Son of Jackie Chan held in China drugs crackdown
Jaycee Chan apologises for after being found by police with 100g of marijuana ‘after tip-off’
A combination of file photographs show Hong Kong actor Jaycee Chan (L) arriv and Taiwanese actor Kai Ko. Jaycee Chan, son of martial arts superstar Jackie Chan, has been arrested in Beijing in connection with possible drug use. Photograph: Tyrone Siu/Steven Chen/Reuters.
Hong Kong action superstar Jackie Chan’s actor-son Jaycee Chan has been detained in Beijing on drug-related charges.
The 31-year-old is the latest high-profile celebrity to be ensnared in one of China’s biggest anti-drug crackdowns in two decades.
Jaycee Chan (31) was detained last Thursday together with the 23-year-old Taiwanese movie star Kai Ko, Beijing police said on their official microblog, identifying them only by their surnames, ages and nationalities. It was unclear why the detentions were announced several days later.
Police said both actors tested positive for marijuana and admitted using the drug, and that 100 grams of it were taken from Chan’s home.
Jaycee Chan’s management, M’Stones International, apologised to the public on his behalf for the “social impact” caused. It said they would “supervise his rehabilitation and help him return to the right path”.
Several celebrities have been detained on drug charges following a declaration in June by president Xi Jinping that illegal drugs should be wiped out and offenders would be severely punished.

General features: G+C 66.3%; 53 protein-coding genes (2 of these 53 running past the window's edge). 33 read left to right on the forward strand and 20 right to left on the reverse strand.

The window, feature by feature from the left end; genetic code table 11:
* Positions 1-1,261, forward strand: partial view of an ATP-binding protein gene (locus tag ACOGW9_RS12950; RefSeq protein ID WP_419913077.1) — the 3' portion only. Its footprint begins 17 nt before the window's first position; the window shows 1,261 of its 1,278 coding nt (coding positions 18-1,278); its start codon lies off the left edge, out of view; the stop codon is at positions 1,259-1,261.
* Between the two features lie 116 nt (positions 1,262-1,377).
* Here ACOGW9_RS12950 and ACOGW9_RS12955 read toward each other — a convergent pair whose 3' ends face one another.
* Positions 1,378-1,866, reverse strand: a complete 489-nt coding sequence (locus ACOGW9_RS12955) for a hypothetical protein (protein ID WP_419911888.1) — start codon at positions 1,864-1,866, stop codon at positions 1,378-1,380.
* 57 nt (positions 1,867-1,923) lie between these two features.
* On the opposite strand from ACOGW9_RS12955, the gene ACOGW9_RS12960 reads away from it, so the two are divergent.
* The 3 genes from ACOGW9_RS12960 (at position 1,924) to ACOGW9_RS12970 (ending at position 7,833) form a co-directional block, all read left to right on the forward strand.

In Beijing alone, more than 7,800 people have been caught in the crackdown, police said.
Chinese state broadcaster CCTV aired footage of a police search of the younger Chan’s home in Beijing in which he is depicted, his face pixellated, showing officers where he stashed bags of marijuana.
Police said they acted on a tip-off from the public.
Chan is accused of accommodating drug users, an offence that carries a maximum sentence of three years’ imprisonment - a far more serious charge than that of drug consumption.
Two other people detained in the same case were accused of selling drugs while Ko is accused of drug consumption.
Ko, the Taiwanese star, was part of an anti-drug campaign two years ago, CCTV reported, showing footage of the campaign in which he joins other celebrities in a chorus declaring: “I don’t use drugs.”
Today, Ko was shown on CCTV, his face pixellated, tearfully apologising to his fans and family.
“I feel very regretful, very sorry to all the people who support me... I’ve been a very bad example, I’ve made a very big mistake,” he said.
His management company, Star Ritz Productions, said Ko had received a 14-day detention, and also apologised to the public.
Illegal drug use has ballooned in China in recent decades, after being virtually eradicated following the 1949 communist revolution. Narcotics began to reappear with the loosening of social controls in the late 1980s.
In more recent years, rising wealth and greater personal freedoms have been accompanied by a growing popularity of methamphetamines and the party drugs ecstasy and ketamine.
They are often bought on social media forums and consumed in nightclubs, leading to periodic police crackdowns.